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Saturday, February 13, 2016
Intramural fibroids and pregnancy
I am 36 years old and have a single intramural fibroid measuring 12.7 x 10.1 cm. MY MRI report says "the endometrial canal is located anterior to the fibroid." It grew during my pregnancy (although it topped at about 9-10 cm then) and then shrunk the whole time after birth when I was breastfeeding. After stopping breastfeeding and resuming birth control (Ortho Evra), it grew again and here I am 2 .5 years later. Now I want another baby, but also want to be rid of the fibroid. Anyway, now I`m planning on a second child and my questions are as follows: 1- Does the prior behavior of the fibroid during and after pregnancy mean anything in terms of what I can expect to happen in a second pregnancy? 2- Is it riskier to try to have the second child first and then think about a myomectomy, or to have a myomectomy now (has to be open, with a veritcal incision becasue of size/location, according to my doc) and then try to conceive? I have had no trouble conceiving during the 1st time around and haven`t tried yet for the second one, but I`m more concerned about the miscarriage risks than the fertilitiy issue. Thanks for your help.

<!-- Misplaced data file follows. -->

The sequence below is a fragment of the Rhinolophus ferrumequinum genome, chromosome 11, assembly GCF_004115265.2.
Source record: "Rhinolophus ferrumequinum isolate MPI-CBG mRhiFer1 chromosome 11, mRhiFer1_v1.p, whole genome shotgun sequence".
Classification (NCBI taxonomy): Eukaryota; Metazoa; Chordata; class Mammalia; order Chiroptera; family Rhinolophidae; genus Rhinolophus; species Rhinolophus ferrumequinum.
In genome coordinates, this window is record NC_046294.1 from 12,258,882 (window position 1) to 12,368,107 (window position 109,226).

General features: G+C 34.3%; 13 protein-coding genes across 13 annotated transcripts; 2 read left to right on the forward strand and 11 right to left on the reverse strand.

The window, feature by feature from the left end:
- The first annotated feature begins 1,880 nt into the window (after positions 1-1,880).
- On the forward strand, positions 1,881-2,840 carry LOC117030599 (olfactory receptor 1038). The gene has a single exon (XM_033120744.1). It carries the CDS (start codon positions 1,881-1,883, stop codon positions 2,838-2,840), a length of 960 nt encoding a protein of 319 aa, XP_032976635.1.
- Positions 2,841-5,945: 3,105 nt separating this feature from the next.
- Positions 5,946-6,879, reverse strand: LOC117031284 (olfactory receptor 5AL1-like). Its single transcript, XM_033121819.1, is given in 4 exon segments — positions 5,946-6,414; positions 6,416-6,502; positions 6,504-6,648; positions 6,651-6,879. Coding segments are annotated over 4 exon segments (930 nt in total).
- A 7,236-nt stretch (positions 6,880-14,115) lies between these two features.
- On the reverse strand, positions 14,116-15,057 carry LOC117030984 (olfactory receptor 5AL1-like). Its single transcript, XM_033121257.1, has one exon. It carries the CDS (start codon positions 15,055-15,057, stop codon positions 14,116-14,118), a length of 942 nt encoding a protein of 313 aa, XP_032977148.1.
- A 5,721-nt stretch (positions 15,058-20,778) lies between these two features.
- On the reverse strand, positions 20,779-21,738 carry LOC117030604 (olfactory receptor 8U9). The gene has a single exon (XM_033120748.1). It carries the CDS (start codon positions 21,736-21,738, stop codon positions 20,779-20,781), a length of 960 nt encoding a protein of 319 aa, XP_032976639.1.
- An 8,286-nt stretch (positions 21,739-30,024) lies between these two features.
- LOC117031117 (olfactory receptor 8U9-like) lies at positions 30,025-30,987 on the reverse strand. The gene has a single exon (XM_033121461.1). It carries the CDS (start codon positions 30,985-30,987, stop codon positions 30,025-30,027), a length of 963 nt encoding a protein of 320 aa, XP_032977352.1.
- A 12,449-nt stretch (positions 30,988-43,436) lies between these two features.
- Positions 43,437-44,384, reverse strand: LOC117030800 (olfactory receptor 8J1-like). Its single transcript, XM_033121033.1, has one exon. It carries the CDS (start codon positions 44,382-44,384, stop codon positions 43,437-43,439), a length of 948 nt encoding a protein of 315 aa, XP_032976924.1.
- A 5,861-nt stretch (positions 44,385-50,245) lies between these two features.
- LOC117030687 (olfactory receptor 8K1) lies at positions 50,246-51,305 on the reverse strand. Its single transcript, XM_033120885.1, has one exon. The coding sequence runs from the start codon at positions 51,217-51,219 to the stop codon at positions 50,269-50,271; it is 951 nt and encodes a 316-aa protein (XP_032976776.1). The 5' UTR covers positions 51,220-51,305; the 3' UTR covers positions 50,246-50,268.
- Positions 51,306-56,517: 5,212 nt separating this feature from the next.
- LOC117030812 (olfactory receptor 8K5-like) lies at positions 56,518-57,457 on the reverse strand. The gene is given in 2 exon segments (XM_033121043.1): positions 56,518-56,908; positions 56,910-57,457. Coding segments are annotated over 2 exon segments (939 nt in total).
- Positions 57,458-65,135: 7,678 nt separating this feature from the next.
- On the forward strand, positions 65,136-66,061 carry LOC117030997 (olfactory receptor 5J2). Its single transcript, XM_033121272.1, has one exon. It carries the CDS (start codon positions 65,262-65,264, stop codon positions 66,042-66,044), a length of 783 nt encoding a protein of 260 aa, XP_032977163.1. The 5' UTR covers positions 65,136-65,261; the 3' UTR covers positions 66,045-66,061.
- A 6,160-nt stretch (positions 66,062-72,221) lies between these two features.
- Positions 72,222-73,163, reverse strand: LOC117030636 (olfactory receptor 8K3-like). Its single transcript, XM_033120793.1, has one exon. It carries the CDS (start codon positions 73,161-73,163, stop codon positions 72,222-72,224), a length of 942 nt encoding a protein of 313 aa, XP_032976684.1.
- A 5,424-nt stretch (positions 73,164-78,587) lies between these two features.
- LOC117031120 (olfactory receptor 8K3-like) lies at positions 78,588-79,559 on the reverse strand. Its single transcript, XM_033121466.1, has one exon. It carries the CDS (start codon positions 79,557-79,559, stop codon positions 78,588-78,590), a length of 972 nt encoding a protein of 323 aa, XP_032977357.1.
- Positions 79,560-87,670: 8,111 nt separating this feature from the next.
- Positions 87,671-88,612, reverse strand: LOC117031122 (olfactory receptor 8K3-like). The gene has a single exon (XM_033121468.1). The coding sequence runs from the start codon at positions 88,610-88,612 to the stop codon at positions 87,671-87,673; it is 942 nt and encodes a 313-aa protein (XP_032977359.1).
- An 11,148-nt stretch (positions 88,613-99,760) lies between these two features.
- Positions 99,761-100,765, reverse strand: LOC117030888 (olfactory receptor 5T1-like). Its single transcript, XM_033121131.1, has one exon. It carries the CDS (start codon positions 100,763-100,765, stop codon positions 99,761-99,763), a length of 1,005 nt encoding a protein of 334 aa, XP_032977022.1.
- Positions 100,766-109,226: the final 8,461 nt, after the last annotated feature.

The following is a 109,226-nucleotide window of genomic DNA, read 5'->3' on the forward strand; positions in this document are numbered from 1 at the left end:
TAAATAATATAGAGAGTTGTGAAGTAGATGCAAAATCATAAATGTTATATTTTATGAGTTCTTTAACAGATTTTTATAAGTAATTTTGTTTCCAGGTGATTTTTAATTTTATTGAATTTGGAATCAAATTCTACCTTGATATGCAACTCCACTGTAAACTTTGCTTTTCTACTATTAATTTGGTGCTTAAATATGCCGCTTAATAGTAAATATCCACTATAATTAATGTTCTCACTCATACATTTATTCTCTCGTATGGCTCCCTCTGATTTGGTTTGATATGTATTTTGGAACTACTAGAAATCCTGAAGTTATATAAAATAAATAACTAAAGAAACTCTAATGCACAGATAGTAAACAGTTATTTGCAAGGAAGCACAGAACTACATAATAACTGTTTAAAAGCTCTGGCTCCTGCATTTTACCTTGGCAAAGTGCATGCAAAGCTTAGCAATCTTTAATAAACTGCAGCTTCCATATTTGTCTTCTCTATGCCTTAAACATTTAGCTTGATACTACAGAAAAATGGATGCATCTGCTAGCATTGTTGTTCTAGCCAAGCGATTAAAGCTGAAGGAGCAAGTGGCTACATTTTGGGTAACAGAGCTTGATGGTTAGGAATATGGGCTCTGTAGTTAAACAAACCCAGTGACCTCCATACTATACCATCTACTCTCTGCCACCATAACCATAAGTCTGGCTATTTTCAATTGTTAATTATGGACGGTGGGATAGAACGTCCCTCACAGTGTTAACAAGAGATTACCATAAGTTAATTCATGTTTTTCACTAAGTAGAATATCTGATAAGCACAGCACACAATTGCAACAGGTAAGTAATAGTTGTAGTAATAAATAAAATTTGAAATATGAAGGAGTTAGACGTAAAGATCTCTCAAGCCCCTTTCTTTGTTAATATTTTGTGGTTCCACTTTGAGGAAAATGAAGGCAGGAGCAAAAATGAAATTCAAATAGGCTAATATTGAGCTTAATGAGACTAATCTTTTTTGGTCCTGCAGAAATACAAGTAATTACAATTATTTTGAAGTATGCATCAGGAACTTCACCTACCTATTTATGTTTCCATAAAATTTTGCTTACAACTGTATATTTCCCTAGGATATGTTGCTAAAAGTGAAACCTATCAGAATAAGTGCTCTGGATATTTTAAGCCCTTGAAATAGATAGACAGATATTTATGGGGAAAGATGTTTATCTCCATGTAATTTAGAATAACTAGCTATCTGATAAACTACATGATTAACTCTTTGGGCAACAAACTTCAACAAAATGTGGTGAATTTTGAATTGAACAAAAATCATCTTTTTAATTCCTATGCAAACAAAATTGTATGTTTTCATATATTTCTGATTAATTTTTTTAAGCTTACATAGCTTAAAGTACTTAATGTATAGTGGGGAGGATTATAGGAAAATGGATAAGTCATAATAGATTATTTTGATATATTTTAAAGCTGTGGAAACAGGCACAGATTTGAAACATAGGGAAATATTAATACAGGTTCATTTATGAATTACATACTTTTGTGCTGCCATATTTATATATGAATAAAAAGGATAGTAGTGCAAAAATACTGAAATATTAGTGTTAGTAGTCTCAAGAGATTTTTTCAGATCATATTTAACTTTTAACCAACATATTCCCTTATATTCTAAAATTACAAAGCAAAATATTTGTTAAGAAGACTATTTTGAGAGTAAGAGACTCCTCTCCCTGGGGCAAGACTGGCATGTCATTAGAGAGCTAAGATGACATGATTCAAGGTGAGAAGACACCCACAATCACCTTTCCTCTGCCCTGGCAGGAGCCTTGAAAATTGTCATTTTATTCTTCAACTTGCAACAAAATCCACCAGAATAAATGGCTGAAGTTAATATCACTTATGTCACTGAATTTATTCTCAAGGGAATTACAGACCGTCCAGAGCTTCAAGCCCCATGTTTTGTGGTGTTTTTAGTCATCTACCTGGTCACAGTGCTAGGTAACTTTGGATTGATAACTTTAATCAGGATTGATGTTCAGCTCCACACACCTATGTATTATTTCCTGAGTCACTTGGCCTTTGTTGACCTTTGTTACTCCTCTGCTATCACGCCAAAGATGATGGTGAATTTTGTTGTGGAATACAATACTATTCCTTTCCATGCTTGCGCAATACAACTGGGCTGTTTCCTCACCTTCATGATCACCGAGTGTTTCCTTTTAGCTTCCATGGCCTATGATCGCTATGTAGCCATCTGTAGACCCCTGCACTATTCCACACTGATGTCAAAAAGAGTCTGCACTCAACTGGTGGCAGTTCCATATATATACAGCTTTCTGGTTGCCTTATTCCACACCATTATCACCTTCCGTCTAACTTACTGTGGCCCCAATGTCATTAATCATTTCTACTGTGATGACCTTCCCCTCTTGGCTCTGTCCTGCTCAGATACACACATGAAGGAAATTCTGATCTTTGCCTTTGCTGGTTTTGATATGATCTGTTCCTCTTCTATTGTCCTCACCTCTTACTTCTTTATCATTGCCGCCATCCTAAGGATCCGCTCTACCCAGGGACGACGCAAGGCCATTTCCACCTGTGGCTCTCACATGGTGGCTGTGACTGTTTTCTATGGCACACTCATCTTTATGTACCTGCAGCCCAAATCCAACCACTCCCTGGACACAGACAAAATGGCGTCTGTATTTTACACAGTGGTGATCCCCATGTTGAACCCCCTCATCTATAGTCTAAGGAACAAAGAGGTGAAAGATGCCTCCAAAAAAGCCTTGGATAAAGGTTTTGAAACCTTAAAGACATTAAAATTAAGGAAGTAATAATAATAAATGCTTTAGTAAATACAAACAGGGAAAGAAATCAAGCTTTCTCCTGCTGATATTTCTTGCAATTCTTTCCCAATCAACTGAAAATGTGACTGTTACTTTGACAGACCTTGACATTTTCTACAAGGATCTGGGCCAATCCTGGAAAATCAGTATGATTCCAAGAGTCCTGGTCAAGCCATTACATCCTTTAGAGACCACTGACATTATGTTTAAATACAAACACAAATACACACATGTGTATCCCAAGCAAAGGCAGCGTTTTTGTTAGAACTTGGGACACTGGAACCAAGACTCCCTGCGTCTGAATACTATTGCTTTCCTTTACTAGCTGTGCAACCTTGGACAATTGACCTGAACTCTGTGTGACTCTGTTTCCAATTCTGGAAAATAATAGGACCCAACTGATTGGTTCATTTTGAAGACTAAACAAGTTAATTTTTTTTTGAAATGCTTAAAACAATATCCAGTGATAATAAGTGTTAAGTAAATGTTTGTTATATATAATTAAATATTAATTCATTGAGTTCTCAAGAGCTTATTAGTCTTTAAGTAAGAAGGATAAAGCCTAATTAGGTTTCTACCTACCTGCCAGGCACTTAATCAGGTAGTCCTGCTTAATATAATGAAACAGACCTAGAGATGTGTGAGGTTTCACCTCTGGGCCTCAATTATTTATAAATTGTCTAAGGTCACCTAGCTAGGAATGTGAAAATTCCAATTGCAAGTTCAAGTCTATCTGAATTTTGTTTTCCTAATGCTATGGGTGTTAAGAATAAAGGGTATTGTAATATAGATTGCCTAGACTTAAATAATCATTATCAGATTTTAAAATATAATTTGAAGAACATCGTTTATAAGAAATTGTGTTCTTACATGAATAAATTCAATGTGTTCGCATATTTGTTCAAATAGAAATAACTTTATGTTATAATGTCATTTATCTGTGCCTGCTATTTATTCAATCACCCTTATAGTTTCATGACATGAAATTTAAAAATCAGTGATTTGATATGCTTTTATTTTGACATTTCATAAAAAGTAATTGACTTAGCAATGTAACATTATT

This is a complicated issue with no easy answer. Although fibroids can increase the risk of several pregnancy complications including:
- poor fetal growth
- preterm labor
- and hemorrhage at delivery
many pregnancies in the presence of fibroids have no complications at all.
To some extent, a woman would be more at risk for a complication if there were complications with a previous pregnancy, or if she has symptoms from the fibroid when not pregnant such as heavy or frequent bleeding. 12 cm, however, is a pretty big fibroid, and by size alone would confer significant risk.
Surgery to remove the fibroid also has risks. It can cause significant bleeding, scar tissue in the abdomen and a weakness in the wall of the uterus that can open (rupture) in a subsequent pregnancy.
I recommend that you speak with your doctor about all of these risks and make your decision based on which risks you, personally, are willing or able to tolerate.
Jonathan A Schaffir, MD
Clnical Associate Professor of Obstetrics & Gynecology
College of Medicine
The Ohio State University